Tri-Force collaboration proposals focus on bringing more offenders to justice
- Credit: Terry Harris Photography
Virtual courts will help bring offenders to justice more swiftly across Bedfordshire, Cambridgeshire and Hertfordshire (BCH).
The chief constables and police and crime commissioners (PCCs) for the three forces have agreed recruitment of staff to run the virtual courts at custody locations across the counties.
Virtual courts have been operating in Hertfordshire since 2012 and so the move, agreed at a strategic alliance summit, will bring the other two counties into line.
The introduction of virtual courts across BCH is part of an increased move nationally to use video enabled justice, which allows defendants to attend their first magistrates’ court hearing via a video link.
It is expected to save the three forces thousands of pounds every year, as well as save police officers time by enabling them to make court applications without having to travel or spend time waiting.
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This time can be re-invested into frontline policing and protecting local communities.
The expansion of virtual courts across Bedfordshire and Cambridgeshire is also expected to help increase the number of early guilty pleas.
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In Hertfordshire the number of early guilty pleas has increased in cases where this new technology is being used.
Swifter resolution will save even more officers’ time and improve the service provided to victims and witnesses who can avoid protracted and stressful court cases.
Additional proposals agreed at the summit were the collaboration of a second phase of criminal justice functions, which include administration of justice across the three forces, plus crown court liaison officers and witness care in Bedfordshire and Hertfordshire.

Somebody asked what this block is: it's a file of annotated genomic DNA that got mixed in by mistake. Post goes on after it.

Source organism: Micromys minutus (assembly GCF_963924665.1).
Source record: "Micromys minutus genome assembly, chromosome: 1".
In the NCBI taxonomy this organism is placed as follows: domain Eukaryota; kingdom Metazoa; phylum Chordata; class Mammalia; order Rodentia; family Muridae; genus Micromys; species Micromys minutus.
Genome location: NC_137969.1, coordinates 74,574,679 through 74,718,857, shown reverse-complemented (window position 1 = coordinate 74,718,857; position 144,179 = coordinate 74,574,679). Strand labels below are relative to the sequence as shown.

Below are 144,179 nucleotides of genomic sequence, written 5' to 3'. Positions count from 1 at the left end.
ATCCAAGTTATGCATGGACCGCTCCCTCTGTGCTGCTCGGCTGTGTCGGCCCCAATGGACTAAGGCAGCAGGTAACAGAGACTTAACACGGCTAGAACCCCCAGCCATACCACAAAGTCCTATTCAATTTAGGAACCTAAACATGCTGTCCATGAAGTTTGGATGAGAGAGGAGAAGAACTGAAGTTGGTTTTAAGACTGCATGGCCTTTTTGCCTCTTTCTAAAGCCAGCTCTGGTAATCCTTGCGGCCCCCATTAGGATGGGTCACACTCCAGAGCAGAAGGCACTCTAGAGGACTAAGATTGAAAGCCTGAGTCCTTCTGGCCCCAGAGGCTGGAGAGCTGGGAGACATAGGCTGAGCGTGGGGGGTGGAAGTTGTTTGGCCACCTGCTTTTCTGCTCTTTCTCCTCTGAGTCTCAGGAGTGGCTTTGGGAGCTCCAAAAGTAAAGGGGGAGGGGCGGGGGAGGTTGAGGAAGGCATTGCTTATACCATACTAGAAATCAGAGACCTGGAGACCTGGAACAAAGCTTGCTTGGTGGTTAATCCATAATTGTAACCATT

These proposals are now subject to formal staff consultation and, if confirmed, would see these business areas join typing services, tape libraries and criminal justice policy and performance which collaborated earlier this year.
The decision was also taken to delay any structural changes in relation to collaboration of public contact, which includes the three force control rooms and crime recording teams, for at least two years.
Councillor Jason Ablewhite, police and crime commissioner for Cambridgeshire, said: “The introduction of virtual courts will free up valuable police time and resources and ensure crimes are dealt with both quickly and efficiently. This will not only benefit our police forces but victims and witnesses too.”
Chief Constable Alec Wood added: “The test case gave some very compelling evidence on how we can make great efficiencies by reducing officers’ time through the video-enabled virtual courts, but more importantly, how we can ensure we give the best possible service to our victims and witnesses at a difficult time.
“We remain committed to the collaborative work we already undertake and continue to work together to ensure the best service for our communities.”